Usher notes that peer reviewers once asked her to cite the work of a professor whose scholarship was substantively relevant, but who has “been fairly awful toward me and other women—although just a sexist jerk, not a sexual harasser.”
Declaring herself unsure about what to do, she concludes that “the best strategy” may be a “somewhat sketchy” one suggested by her friend: “Do what the editor wanted so that when he sent the revised manuscript back to reviewers, they would see I had followed their instructions and added the requisite citations. Then ... when I got the manuscript back before final publication, surreptitiously remove the citations.”
Why not simply cite the work?
For those men whose academic sexism hasn’t risen to the level of actionable correction, and very likely won’t — while they continue ignoring female scholars and belittling their work on a daily basis — their reputation overall will remain clean. A serial sexist is unlikely to cite the work of female scholars, but if he is a predominant voice in your field or subfield, there is no way for you to avoid having to continue to build his academic reputation through citations, even if you would like to avoid doing so … We have not tackled the question of how scholarship — in journal articles and books — amplifies the reputation and credibility of people who do not deserve that recognition.
One implication of this argument is that scholarly recognition should hinge not only on a scholar’s contribution to advancing human knowledge, or his utility to present and future scholars, but on his character.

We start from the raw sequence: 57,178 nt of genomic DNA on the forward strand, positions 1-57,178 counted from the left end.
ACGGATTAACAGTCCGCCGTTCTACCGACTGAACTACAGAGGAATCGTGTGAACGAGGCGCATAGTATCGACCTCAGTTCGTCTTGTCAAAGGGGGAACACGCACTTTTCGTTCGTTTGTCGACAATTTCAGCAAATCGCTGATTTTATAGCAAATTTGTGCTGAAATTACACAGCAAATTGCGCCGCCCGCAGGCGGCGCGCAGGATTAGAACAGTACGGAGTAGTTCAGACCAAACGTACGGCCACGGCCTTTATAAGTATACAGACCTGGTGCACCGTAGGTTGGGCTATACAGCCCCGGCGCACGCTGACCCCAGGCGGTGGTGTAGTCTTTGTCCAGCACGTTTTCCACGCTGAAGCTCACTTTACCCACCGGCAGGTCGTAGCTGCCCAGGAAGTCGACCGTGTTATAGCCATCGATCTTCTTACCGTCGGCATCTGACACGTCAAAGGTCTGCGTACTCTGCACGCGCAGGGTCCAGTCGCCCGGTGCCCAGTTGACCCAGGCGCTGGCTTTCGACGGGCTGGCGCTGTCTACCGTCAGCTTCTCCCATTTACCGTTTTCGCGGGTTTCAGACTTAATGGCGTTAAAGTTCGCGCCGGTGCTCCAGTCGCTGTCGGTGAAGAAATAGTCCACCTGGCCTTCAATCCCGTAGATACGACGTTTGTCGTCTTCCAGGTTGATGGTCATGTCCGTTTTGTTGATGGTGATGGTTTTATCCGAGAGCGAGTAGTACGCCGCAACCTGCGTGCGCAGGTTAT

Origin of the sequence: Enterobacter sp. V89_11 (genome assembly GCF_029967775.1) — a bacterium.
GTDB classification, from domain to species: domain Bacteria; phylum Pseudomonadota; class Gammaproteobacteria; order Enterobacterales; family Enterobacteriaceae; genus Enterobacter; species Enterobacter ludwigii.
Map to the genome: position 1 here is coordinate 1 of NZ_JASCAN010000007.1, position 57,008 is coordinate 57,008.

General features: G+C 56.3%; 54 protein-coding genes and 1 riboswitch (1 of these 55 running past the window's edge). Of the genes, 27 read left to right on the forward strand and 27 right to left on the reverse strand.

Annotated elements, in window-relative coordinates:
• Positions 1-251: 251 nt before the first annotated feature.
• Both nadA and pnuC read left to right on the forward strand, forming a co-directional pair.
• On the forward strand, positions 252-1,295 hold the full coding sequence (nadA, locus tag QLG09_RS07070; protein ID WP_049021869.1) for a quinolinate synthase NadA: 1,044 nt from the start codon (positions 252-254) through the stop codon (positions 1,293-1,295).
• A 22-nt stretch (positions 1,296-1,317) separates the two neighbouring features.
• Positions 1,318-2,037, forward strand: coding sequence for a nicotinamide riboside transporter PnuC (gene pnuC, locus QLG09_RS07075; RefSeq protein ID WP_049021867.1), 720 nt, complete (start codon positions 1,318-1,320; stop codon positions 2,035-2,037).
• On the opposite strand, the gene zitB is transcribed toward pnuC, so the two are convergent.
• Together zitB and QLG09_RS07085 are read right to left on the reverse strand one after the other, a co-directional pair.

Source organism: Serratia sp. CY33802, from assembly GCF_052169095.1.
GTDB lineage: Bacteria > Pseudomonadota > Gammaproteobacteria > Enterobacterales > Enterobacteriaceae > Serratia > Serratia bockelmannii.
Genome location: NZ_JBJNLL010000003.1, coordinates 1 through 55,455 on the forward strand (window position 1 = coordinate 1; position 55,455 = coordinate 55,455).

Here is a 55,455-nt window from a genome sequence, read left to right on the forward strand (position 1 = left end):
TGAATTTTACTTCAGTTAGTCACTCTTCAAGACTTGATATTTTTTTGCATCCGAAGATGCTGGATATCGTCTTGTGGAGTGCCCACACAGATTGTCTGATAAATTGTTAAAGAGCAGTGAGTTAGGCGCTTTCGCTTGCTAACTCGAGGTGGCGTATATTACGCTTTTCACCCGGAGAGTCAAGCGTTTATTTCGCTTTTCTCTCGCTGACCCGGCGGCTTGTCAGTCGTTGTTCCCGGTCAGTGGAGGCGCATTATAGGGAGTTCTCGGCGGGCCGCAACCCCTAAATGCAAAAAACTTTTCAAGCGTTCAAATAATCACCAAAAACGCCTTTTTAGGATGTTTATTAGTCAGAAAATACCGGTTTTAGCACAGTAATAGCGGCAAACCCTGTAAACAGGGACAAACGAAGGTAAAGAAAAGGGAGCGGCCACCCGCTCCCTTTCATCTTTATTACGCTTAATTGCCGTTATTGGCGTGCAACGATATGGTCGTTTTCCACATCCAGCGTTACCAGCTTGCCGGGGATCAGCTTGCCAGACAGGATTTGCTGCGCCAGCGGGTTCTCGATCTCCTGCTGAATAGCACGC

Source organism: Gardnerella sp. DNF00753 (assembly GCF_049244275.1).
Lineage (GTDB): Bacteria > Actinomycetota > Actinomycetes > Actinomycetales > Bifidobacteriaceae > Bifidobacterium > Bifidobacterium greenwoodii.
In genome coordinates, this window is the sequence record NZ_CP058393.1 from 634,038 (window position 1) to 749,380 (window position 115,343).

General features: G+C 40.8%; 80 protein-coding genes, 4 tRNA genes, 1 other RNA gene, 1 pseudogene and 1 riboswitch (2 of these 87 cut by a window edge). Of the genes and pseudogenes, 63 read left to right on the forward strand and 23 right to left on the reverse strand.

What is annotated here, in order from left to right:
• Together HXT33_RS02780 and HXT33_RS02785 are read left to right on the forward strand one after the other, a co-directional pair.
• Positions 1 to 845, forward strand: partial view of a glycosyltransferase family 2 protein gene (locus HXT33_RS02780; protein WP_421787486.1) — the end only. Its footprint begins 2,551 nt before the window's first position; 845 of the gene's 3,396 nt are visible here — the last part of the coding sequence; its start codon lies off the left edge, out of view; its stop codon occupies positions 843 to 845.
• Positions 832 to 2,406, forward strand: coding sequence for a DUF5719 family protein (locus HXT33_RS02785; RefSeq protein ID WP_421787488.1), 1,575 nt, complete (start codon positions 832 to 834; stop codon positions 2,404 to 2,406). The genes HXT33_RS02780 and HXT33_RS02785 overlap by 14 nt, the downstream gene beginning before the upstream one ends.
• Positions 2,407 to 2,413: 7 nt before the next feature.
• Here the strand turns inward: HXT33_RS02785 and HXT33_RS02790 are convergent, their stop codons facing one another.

Read: The coddling of the American mind ‘is speeding up’
The consequences of that mind-set could be far-reaching. Usher writes:
Consider the case of the Nobel-Prize-winning scientist James Watson, who, with Francis Crick, is credited with discovering the structure of DNA, and led the Human Genome Project. For years Watson was revered. Then in 2007, he publicly took issue with the idea that all races have equal intelligence: Watson told a British newspaper that people “who have to deal with black employees find this not true.”
Watson is now known as a notorious sexist and racist who failed to acknowledge the research contributions of his colleague, Rosalind Franklin. But we haven’t stopped citing or mentioning Watson and Crick because, well, DNA.
Is that a problem? Usher doesn’t commit, but adds:
In the present-day creative arts, at least, reputations suffer by exclusion, such as removing the artwork of a serial harasser from public display (sometimes only temporarily) or no longer choosing to include poems by outed sexual harassers in various best-of collections.
That may not be the best tack to take, but it is at least an acknowledgement that scholars’ questionable behavior needs to be raised as a factor in their reputation, even if their work itself is good.
Workplace administrators rightfully care about a scholar’s behavior; they need to look out for the welfare of colleagues and students. But should writers who merely cite that scholar’s ideas also care about such things?